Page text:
CircuitPython

The examples in this guide are no longer supported. Check out this OLED guide for CircuitPython usage: https://learn.adafruit.com/adafruit-oled-featherwing/python-circuitpython

Adafruit CircuitPython Module Install

To use the SSD1306 with your Adafruit CircuitPython board you'll need to install the Adafruit_CircuitPython_SSD1306 module on your board.

First make sure you are running the latest version of Adafruit CircuitPython for your board.

Bundle Install

Next you'll need to install the necessary libraries to use the hardware--carefully follow the steps to find and install these libraries from Adafruit's CircuitPython library bundle.  Our introduction guide has a great page on how to install the library bundle for both express and non-express boards.

Remember for non-express boards like the, you'll need to manually install the necessary libraries from the bundle:

  • adafruit_ssd1306
  • adafruit_bus_device
  • adafruit_register

If your board supports USB mass storage, like the M0-based boards, then simply drag the files to the board's file system.

If your board doesn't support USB mass storage, like the ESP8266, then use a tool like ampy to copy the file to the board. You can use the latest version of ampy and its new directory copy command to easily move module directories to the board.

Furthermore, CircuitPython for smaller M0 boards like the Trinket and Gemma do not have the framebuf module built in to save flash space. So, please download and install the pure Python implementation of framebuf and copy it to lib folder of the board as well. You do not need to do this for Express CircuitPython boards (they have enough space for framebuf!)

Before continuing make sure your board's lib folder or root filesystem has at least the adafruit_ssd1306adafruit_bus_deviceadafruit_register, and if necessary framebuf folders/modules copied over.

Usage

The following section will show how to control the LED backpack from the board's Python prompt / REPL.  You'll walk through how to control the LED display and learn how to use the CircuitPython module built for the display.

Next connect to the board's serial REPL so you are at the CircuitPython >>> prompt.

I2C Initialization

If your display is connected to the board using I2C (like if using a Feather and the FeatherWing OLED) you'll first need to initialize the I2C bus.  First import the necessary modules:

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import board
import busio as io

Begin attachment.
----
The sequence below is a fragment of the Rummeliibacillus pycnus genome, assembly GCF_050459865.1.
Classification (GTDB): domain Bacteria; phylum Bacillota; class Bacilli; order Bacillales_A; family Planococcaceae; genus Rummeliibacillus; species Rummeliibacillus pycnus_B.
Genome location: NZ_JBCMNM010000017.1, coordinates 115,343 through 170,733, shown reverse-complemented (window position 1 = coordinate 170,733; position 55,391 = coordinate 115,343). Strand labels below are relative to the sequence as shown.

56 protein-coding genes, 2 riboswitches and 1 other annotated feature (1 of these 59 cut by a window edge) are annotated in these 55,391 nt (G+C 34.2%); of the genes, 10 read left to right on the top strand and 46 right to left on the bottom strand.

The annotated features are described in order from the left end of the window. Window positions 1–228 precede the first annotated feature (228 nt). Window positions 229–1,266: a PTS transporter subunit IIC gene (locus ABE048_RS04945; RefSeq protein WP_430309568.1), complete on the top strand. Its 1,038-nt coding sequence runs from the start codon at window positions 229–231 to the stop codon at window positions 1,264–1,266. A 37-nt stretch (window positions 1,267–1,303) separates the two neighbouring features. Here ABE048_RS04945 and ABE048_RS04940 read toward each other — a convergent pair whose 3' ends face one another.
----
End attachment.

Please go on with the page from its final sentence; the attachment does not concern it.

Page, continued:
Note if you're using the ESP8266 or other boards which do not support hardware I2C you need to import from the bitbangio module instead of busio:

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import board
import bitbangio as io

Now for either board run this command to create the I2C instance using the default SCL and SDA pins (which will be marked on the boards pins if using a Feather or similar Adafruit board):

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i2c = io.I2C(board.SCL, board.SDA)

After initializing the I2C interface for your firmware as described above you can create an instance of the SSD1306 I2C driver by running:

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import adafruit_ssd1306
oled = adafruit_ssd1306.SSD1306_I2C(128, 32, i2c)

Note that the first two parameters to the SSD1306_I2C class initializer are the width and height of the display in pixels.  Be sure to use the right values for the display you're using!

128 x 64 size OLEDs (or changing the I2C address)

If you are using a 128x64 display, the I2C address is probably different (0x3d), unless you've changed it by soldering some jumpers:

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oled = adafruit_ssd1306.SSD1306_I2C(128, 64, i2c, addr=0x3d)

Adding hardware reset pin

If you have a reset pin (which may be required if your OLED does not have an auto-reset chip like the FeatherWing) also pass in a reset pin like so:

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from digitalio import DigitalInOut

reset_pin = DigitalInOut(board.D5) # any pin!
oled = adafruit_ssd1306.SSD1306_I2C(128, 32, i2c, reset=reset_pin)

At this point your I2C bus and display are initialized, skip down to the drawing section.